Wow, blue skies. Going to drop the kids off at their minder and then go for a run, beautiful.
The kids are still off this week, so not dropping them at my sister-in-law at half-seven in the morning, that’s just too long a day for her to mind them.
Kind of threw my day a little bit, but that’s why I’m working a little bit later. I’m feeling a bit groggy to be honest. But anyway the run will have me sorted and then maybe I’ll be buzzing so much that I’ll have to get on Periscope or something to just record whatever’s jumbling around in my head.
In touch with an Irish FastLane Forum member today in Nice. It was great, first time I’ve met a forum member in Nice. Very inspiring stories. It was just great listening to his stories and then recounting mine, both rode motorbikes in the past. Stories, love them. We’ve both got sons or step-sons, teenagers and just talking about that.
Something he said and something I’ve been meaning to write up in the forum for a while anyway and I’m just going to talk about it while I go get the kids — it’s great using a phone to talk isn’t it — and that is with kids and with adults you tell people what to do, not “not” what to do.
— my kids are charging around the house and I’m roaring at them, “stop running, someone’s going to get hurt, stop running.” You still hear all the flipping footsteps and thuds and bouncing around and you come charging out before somebody gets hurt. . . . tell them “you’re not supposed to be running, I told you to stop running.”
“Stop skipping.” So what do they do? They start hopping.
“No, no hopping either, nope stop dancing. Ah lads, walk.”
Just walked over some grass there. Bad of me. Ever see signs that say “please do not walk on the grass.” You know what I think of when I see the sign that says do not walk on the grass, I think of Richard Gere in Pretty Woman with his socks off walking on the grass, and I think “oh that’ll be nice.”
Maybe instead of saying, “Do not walk on the grass,” that sign should have said, “Please walk on the path or the pavement.” Or that sign you see in hotels or buildings, “in the event of fire do not use the lift.” What are people going to do when they see smoke and fire and they’re panicking and they just see a sign that says “fire, lift.” Maybe that sign should say “in the event of fire use the stairs.”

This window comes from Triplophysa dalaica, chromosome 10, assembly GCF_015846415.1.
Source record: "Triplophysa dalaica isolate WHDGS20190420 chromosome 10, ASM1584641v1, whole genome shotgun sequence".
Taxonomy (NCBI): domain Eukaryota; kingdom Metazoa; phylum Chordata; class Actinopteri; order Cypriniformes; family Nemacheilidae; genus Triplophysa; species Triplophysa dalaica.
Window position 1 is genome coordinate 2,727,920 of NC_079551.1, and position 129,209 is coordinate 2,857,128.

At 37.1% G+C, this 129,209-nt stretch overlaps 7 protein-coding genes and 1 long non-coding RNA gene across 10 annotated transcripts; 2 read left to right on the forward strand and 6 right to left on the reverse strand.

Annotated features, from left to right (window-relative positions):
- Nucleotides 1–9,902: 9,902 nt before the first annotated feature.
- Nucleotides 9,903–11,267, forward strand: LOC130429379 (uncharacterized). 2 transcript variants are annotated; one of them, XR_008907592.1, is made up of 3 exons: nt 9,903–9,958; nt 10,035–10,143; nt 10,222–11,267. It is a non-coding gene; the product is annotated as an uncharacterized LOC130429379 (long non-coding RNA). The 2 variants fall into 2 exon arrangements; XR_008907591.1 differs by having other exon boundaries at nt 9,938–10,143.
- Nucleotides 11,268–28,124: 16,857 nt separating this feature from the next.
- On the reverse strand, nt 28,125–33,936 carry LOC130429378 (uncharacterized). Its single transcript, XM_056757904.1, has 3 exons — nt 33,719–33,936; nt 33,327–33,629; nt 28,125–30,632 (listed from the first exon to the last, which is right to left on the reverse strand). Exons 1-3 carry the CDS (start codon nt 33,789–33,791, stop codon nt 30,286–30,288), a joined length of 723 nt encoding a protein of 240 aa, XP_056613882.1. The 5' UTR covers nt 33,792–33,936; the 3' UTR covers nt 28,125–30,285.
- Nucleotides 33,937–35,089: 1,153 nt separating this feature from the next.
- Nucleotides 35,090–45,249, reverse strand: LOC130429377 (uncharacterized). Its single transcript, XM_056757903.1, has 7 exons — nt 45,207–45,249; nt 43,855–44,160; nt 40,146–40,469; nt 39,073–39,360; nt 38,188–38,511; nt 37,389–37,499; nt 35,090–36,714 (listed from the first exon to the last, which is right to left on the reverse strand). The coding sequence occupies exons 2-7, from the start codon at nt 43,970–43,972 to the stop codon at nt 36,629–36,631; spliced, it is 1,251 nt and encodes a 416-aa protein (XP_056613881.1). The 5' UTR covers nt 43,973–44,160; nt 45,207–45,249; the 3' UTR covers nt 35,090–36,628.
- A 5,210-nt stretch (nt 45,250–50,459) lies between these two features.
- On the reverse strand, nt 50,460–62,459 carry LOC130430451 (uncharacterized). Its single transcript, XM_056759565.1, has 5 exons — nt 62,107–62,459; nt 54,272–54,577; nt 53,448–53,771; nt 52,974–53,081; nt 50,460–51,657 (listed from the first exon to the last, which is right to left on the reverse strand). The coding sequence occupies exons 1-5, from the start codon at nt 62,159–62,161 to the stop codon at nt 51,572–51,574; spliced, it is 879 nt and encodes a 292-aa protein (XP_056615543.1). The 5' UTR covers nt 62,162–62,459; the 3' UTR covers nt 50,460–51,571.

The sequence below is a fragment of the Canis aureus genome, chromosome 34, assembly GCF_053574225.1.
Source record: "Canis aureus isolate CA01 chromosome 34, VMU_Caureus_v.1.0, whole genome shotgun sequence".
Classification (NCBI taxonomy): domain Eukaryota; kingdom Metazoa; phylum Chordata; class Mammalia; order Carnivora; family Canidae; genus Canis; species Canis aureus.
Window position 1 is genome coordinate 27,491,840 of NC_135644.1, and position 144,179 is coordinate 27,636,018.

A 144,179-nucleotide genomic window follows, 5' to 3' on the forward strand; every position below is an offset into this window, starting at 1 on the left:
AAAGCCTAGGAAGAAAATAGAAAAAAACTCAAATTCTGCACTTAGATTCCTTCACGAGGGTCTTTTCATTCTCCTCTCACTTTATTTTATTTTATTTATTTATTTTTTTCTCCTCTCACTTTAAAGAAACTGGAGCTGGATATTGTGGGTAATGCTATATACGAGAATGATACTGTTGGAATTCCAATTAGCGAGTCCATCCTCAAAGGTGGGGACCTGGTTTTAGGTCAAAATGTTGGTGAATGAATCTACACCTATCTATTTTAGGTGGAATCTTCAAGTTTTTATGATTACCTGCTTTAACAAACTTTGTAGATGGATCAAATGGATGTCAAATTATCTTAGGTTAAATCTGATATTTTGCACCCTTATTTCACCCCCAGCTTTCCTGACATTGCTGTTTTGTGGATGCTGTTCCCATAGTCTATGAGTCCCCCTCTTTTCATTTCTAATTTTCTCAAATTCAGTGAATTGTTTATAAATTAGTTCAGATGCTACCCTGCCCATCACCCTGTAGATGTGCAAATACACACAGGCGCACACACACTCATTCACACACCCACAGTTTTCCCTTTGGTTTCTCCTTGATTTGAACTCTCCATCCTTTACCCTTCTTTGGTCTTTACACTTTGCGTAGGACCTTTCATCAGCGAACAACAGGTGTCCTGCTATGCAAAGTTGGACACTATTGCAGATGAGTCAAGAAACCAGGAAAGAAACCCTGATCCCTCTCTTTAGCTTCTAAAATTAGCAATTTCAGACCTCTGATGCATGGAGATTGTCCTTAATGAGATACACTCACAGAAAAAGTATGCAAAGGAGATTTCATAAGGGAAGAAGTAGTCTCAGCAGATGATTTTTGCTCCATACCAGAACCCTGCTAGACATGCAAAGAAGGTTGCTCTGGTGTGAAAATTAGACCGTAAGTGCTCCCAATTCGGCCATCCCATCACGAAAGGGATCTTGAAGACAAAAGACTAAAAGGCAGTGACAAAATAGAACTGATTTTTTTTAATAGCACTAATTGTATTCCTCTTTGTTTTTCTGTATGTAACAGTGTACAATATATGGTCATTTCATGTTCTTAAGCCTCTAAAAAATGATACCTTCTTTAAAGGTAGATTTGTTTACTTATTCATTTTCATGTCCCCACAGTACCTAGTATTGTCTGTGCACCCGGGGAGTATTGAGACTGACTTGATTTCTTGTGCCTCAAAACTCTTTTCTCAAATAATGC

Just come off a call with a UK client, so he’s been working late as well. We were looking through his search terms for the last 30 days, trying to find pockets of good key words that we’re going to rebuild the campaigns or build new campaigns with these good key words and in the process we found some key words that are losing him money. About 12-13% of his spend in the last 30 days was on junk, very simple to fix with one or two negative key words, shared across all the campaigns. So, hopefully tomorrow that will make a big difference anyway.
Just to be on the safe side, I’ve deleted the actual keywords that were bringing in that traffic. I mean they’d been added deliberately but nobody had really checked to see what the search terms were that these keywords were bringing in and they matched pretty close to the keywords but — bad, not very good at all.
Here’s a tip for AdWords consultants who are selling their service to clients. Get them on to a Skype call, look over their shoulder, get them to look at the search terms and get them to see where their wasted spend is. They’ll know better than you what’s a good search term for them because they know their own vertical of the product that they’re selling and they’ll be like “what?!” Bleeding neck.
Shows in their bleeding neck. Goes quite a long way to getting them to hire you.
Right I’m knackered. You can probably tell from the way I’m speaking. I’m a bit punch drunk today, I’ve been in and out of spreadsheets and calls and all sorts, so I’m going to go to bed.